Mitsubishi is coming under pressure from across the farming and meat sector over its connection to a forthcoming Channel 4 programme that will show activists performing criminal acts on farms, including stealing pigs.
The documentary, entitled How to Steal Pigs and Influence People, due to be shown on Tuesday, January 14, features what the programme makers describe as ‘a unique community of vegan and ex-vegan influencers’, which ‘embark on farmyard heists’.
NPA policy services officer Lizzie Wilson has described the programme as a ‘disgrace’ and has written to Channel 4 expressing concern that it could be ‘televising and potentially glamourising acts of criminality, such as the theft of pigs, burglary and the movement of pigs without the necessary licence’. She warned that the footage could encourage others to follow suit.
The programme has already prompted a major industry backlash, including multiple comments on social media, with much of the focus turning on Mitsubishi. The vehicle manufacturer’s branding is being shown alongside the programme trailer as part of a sponsorship deal with Channel 4.
Ms Wilson said: “This is an extremely irresponsible programme that appears to be promoting and glamourising criminal activity. Our members have already suffered enough from the actions of activists that can bring despair to farming families who have done nothing wrong, while also posing health and welfare risks to the pigs – this feels like a further kick in the teeth.
“Mitsubishi has customers across the farming industry and we are appealing to it to show some solidarity with the industry and use what leverage it has with Channel 4 to stop the programme being aired.
“We are also asking members to contact their local dealerships directly make their feelings known.
“There is a real risk that the company’s reputation will be badly damaged by this. We want to send a clear message to Channel 4 that this sort of programming is a step too far and should not be tolerated.”
Association of Independent Meat Suppliers (AIMS) spokesperson Tony Goodger said: “Having seen the trailer for the programme it would appear that the documentary shows scenes of trespass onto a pig farm which may encourage others, as a result of watching, to follow suit.
“We believe that the programme is irresponsible and the actions of those within it potentially compromises bio-security as well as the safety of protestors, pigs, farmers and their families. What is surprising is that the programme is being shown alongside the car brand Mitsubishi who have a sponsorship package with Channel 4.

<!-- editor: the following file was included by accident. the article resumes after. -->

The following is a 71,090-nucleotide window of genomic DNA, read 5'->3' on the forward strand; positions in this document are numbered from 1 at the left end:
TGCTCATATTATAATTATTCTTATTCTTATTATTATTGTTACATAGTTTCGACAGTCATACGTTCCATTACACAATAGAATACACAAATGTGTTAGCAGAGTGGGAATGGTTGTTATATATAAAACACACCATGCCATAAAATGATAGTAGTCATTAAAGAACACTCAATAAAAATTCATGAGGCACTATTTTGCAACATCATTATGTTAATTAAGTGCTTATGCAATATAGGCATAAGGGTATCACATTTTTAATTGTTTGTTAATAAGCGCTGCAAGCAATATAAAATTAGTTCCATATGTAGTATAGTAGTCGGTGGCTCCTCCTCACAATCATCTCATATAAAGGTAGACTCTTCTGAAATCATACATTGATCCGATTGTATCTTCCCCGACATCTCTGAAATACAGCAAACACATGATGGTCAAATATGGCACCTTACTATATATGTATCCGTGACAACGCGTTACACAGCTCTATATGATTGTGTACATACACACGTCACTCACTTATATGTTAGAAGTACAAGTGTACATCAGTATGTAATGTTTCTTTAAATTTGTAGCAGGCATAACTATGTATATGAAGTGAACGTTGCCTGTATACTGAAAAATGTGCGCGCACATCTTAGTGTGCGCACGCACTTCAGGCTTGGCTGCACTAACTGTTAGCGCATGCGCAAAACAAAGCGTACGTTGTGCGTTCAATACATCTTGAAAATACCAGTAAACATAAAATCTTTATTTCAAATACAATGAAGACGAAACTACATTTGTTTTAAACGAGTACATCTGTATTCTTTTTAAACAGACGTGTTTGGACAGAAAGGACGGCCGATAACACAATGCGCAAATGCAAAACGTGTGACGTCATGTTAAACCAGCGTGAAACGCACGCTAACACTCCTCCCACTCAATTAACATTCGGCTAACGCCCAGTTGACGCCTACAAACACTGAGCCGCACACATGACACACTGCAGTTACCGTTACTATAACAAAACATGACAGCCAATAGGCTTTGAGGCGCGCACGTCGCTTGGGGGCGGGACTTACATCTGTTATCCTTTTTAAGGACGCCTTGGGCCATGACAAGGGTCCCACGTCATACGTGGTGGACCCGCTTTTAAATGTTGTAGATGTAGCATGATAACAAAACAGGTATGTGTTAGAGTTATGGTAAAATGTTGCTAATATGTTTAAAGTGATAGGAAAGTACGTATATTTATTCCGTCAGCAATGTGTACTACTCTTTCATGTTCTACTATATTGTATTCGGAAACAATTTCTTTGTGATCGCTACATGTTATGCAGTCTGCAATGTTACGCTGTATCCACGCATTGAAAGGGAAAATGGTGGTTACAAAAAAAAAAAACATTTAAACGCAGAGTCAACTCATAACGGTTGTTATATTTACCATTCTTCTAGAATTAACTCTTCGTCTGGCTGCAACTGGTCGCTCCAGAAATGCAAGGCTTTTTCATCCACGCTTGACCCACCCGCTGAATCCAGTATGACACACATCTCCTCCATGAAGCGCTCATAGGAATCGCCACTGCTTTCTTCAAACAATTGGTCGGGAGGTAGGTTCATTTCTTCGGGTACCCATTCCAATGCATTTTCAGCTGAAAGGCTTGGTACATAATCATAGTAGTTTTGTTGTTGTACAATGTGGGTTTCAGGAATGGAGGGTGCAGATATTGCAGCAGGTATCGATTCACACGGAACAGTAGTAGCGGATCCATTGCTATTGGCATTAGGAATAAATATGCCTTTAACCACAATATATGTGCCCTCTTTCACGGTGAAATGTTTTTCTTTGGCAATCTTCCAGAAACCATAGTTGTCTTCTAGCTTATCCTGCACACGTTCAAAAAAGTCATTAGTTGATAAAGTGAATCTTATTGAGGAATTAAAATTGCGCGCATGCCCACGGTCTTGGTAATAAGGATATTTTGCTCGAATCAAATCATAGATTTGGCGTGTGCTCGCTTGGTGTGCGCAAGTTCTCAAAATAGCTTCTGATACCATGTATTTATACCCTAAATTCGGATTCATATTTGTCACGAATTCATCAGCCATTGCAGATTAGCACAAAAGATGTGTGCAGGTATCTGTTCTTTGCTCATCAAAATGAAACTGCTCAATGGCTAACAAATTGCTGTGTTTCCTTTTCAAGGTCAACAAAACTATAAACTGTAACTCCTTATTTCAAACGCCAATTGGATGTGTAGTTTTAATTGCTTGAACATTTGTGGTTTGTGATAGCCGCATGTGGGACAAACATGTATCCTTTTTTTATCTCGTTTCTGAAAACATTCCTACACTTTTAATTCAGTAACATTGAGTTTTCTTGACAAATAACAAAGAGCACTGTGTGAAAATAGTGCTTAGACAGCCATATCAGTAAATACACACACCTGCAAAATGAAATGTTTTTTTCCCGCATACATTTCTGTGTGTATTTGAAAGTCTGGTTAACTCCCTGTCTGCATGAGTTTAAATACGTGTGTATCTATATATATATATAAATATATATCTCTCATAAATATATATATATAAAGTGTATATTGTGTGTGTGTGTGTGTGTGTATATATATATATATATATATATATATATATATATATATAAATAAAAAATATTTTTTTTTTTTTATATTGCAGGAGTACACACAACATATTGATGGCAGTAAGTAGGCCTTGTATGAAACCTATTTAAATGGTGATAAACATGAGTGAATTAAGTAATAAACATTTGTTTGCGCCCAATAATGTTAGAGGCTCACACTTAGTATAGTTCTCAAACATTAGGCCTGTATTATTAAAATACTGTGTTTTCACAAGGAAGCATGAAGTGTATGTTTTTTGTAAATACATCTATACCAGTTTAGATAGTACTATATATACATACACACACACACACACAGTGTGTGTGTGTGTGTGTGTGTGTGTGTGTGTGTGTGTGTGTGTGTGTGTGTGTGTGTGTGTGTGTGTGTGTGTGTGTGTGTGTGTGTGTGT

“It is our view that many businesses and individuals within the farming and food industry would consider a Mitsubishi the vehicle of choice. The brand’s association with this programme has the potential for significant reputational damage and we strongly urge them that they withdraw their links to it.”
Farmers have also been contacting the vehicle manufacturer via social media to question why it appears to be supporting the programme.
Mitsubishi has issued a statement confirming that it is investigating the issue, after it was brought to its attention. It said its sponsorship package with the broadcaster covered hundreds of documentaries that give ‘insight into the modern world through thought-provoking matters’. Content is controlled solely by Channel 4, the statement added.
Responding to the NPA’s letter, Tom Calvert, head of legal at the production company, Dragonfly, confirmed the programme included ‘incidents in which vegan activists commit illegal acts’, including a Meat the Victims mass incursion. But he claimed these acts are ‘not glamourised, encouraged or condoned in any way’.
“We believe that the programme gives a fair and balanced view of the ‘Meat the Victims’ event from both sides, as well as presenting a fair reflection of vegan activism in the UK,” he said.
On Wednesday, Channel 4 aired George Monbiot’s ‘Apocalypse Cow’ programme explaining why farming has to end soon to save the planet. It was preceded by ‘Meat the Family’ in which families reared chicken and pigs in their gardens before deciding whether to eat them or ‘save’ them.
A Channel 4 spokesperson said: “This is an observational documentary on a relevant and topical subject which is widely discussed. The programme complies with the Ofcom Broadcasting Code and does not condone or encourage criminal activity.”